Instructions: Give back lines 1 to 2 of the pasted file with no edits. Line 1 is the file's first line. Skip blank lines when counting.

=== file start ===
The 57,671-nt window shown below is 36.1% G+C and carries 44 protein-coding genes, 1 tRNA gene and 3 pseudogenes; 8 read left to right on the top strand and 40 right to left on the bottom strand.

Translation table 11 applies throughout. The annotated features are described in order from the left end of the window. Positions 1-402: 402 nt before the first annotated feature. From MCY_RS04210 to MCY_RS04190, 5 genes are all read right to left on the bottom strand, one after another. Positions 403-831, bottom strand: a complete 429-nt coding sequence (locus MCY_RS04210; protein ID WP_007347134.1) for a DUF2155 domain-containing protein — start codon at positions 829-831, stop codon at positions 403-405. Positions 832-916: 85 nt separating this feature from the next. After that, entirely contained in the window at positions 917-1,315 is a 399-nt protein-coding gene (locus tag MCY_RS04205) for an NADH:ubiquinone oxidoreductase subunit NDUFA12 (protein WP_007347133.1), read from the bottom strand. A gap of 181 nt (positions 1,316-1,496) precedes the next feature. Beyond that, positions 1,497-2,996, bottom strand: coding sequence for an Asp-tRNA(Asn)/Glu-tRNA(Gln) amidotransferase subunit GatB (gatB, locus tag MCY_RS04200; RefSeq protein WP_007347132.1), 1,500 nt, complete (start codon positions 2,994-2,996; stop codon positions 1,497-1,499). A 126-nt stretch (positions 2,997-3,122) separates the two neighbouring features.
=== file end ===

The 57,671-nt window shown below is 36.1% G+C and carries 44 protein-coding genes, 1 tRNA gene and 3 pseudogenes; 8 read left to right on the top strand and 40 right to left on the bottom strand.

Translation table 11 applies throughout. The annotated features are described in order from the left end of the window. Positions 1-402: 402 nt before the first annotated feature. From MCY_RS04210 to MCY_RS04190, 5 genes are all read right to left on the bottom strand, one after another. Positions 403-831, bottom strand: a complete 429-nt coding sequence (locus MCY_RS04210; protein ID WP_007347134.1) for a DUF2155 domain-containing protein — start codon at positions 829-831, stop codon at positions 403-405. Positions 832-916: 85 nt separating this feature from the next. After that, entirely contained in the window at positions 917-1,315 is a 399-nt protein-coding gene (locus tag MCY_RS04205) for an NADH:ubiquinone oxidoreductase subunit NDUFA12 (protein WP_007347133.1), read from the bottom strand. A gap of 181 nt (positions 1,316-1,496) precedes the next feature. Beyond that, positions 1,497-2,996, bottom strand: coding sequence for an Asp-tRNA(Asn)/Glu-tRNA(Gln) amidotransferase subunit GatB (gatB, locus tag MCY_RS04200; RefSeq protein WP_007347132.1), 1,500 nt, complete (start codon positions 2,994-2,996; stop codon positions 1,497-1,499). A 126-nt stretch (positions 2,997-3,122) separates the two neighbouring features.